BURCHARD OF WORMS: Bishop of Worms; d. Aug. 20, 1025. He was a Hessian by birth, and was educated at Coblenz and under the famous Olbert in the Flemish monastery of Laubach. Willigis of Mainz ordained him, and employed him in a number of important affairs. Otto III. gave him the bishopric of Worms (1000), which had fallen into a bad condition. He improved the city in many ways; established the episcopal power more firmly and even increased it; demolished the fortress of Duke Otto and built a monastery with the stones from it, placing over the door the inscription Ob libertatem civitatis. In 1014 Henry II. gave him secular jurisdiction over the inhabitants, which he used to promote uniformity and security of law. He rebuilt the cathedral, consecrating it in 1016; but his fame rests chiefly on his collection of canon law, which had a very wide circulation not only in Germany but in Italy.
BIBLIOGRAPHY: The Decretorum libri viginti are in MPL, cxl. Materials for a life are in Lex. familiæ Wormatiensis ecclesiæ, MGH, Legum, section iv., Constitutiones et acta, ed. L. Weiland, i. (1893) 639, no. 438; and the anonymous Vita ed. G. H. Pertz in MGH, Script iv. (1841) 829-846, and MPL, cxl. 507-536. Consult: Hauck, KD, iii, 435; H. G. Gengler. Das Hofrecht des Burchard von Worms, Erlangen, 1859; A. M. Königer, Burchard I. von Worms, Munich, 1903.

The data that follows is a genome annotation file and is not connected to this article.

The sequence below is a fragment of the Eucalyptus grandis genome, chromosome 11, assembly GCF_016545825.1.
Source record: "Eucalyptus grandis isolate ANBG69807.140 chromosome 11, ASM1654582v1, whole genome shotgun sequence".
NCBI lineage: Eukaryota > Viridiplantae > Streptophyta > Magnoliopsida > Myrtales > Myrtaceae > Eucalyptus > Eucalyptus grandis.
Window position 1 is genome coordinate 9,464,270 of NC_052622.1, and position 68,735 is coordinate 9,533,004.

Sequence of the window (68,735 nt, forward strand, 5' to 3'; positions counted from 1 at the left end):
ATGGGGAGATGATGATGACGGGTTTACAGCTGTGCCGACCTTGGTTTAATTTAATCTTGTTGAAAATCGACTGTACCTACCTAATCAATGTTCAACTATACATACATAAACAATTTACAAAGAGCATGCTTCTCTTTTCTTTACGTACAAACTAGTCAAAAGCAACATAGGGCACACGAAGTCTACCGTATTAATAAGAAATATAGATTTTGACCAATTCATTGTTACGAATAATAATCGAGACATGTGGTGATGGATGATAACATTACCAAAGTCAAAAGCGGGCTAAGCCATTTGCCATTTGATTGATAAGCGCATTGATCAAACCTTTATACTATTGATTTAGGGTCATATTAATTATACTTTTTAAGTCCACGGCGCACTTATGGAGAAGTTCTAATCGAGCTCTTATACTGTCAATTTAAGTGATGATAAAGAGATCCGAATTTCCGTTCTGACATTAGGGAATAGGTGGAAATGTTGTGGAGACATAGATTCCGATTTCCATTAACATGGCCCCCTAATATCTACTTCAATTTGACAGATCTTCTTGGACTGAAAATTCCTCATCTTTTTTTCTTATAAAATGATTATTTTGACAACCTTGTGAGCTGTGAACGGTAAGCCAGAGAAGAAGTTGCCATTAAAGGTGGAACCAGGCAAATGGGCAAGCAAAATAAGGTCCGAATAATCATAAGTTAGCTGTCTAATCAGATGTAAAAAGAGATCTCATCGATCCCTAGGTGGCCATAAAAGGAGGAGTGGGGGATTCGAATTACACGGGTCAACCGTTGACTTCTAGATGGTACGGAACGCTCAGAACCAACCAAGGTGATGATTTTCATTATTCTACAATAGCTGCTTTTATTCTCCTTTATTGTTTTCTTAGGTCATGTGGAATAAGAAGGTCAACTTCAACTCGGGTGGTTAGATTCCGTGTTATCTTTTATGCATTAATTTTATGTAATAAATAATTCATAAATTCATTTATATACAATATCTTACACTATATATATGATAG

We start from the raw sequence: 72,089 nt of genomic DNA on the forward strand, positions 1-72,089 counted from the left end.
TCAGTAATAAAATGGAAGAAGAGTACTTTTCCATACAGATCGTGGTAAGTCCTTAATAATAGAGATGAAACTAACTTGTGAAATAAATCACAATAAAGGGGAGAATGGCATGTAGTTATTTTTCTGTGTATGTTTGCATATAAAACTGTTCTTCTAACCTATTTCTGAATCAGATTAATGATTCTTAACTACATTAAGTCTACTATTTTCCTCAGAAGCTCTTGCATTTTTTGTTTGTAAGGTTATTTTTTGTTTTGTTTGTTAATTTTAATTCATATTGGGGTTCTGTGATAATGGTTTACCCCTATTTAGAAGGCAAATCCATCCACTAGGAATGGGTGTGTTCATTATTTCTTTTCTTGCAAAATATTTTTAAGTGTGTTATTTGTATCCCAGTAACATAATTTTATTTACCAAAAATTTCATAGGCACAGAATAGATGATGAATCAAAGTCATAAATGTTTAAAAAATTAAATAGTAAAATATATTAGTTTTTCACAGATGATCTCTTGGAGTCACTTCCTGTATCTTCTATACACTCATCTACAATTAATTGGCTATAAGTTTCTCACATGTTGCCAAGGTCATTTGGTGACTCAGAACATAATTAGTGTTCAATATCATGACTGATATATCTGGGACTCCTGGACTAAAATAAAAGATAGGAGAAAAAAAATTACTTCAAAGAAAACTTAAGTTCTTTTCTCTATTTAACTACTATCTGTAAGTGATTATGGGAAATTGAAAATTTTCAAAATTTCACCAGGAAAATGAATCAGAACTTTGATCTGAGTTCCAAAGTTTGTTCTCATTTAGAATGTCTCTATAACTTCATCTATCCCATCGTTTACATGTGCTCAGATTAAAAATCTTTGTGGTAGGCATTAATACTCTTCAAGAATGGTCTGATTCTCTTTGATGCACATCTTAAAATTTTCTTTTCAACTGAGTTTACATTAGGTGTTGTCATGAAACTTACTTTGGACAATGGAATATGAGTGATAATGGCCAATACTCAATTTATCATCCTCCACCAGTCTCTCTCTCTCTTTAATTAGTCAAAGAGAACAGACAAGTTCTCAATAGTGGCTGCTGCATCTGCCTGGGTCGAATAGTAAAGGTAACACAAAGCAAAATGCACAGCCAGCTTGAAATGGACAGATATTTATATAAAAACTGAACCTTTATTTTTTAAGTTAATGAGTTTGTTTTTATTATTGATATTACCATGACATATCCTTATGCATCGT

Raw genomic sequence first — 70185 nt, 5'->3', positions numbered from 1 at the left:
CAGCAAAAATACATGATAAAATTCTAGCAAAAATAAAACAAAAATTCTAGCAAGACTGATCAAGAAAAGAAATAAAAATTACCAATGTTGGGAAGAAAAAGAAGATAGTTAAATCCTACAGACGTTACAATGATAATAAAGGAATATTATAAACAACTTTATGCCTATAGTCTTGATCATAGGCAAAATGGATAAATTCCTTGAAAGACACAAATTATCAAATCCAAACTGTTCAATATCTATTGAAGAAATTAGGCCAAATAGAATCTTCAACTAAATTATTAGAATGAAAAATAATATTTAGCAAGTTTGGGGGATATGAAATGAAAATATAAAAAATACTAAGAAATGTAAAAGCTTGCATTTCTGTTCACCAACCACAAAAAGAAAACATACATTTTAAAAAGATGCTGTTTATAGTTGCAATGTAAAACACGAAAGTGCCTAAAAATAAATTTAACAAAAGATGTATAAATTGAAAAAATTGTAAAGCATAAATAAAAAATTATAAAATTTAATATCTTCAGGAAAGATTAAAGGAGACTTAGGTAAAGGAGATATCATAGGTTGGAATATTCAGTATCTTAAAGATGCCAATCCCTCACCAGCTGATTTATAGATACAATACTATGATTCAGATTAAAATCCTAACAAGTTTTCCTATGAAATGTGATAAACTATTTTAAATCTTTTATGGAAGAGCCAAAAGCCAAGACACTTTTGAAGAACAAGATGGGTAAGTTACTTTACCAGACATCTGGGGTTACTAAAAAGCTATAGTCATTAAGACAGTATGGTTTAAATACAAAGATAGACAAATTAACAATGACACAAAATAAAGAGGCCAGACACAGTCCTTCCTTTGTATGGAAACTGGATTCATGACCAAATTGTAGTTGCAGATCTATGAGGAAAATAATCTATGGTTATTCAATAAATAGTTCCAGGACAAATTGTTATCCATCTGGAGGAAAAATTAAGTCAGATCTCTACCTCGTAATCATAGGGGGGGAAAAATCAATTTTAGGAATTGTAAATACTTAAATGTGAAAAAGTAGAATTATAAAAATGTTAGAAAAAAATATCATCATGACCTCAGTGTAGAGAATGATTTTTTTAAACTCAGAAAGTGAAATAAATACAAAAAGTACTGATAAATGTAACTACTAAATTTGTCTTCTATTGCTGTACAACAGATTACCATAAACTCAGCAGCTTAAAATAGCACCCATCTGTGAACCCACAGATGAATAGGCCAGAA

BURCHARD OF WÜRZBURG: Bishop of Würzburg 741-754. He was an Anglo-Saxon who left England after the death of his kinsfolk and joined Boniface in his missionary labors, some time after 732. When Boniface organized bishoprics in Middle Germany, he placed Burchard over that of Würzburg; his consecration can not have occurred later than the summer of 741, since in the autumn of that year, we find him officiating as a bishop at the consecration of Willibald of Eichstädt. Pope Zacharias confirmed the new bishopric in 743. Burchard appears again as a member of the first German council in 742, and as an envoy to Rome from Boniface in 748. With Fulrad of Saint-Denis, he brought to Zacharias the famous question of Pepin, whose answer was supposed to justify the assumption of regal power by the Merovingians.
BIBLIOGRAPHY: Two anonymous lives, one of the ninth or tenth, the other of the twelfth century, ed. Holder-Egger, are in MHG, Script., xv, (1887) 47-62. Consult: A. Nürnberger, Aus der litterarischen Hinterlassenschaft des . . . Burchardus, Neisse, 1888; Rettberg, KD, ii, 313; Hauck, KD, i, 487 and passim; Neander, Christian Church, iv, 203.
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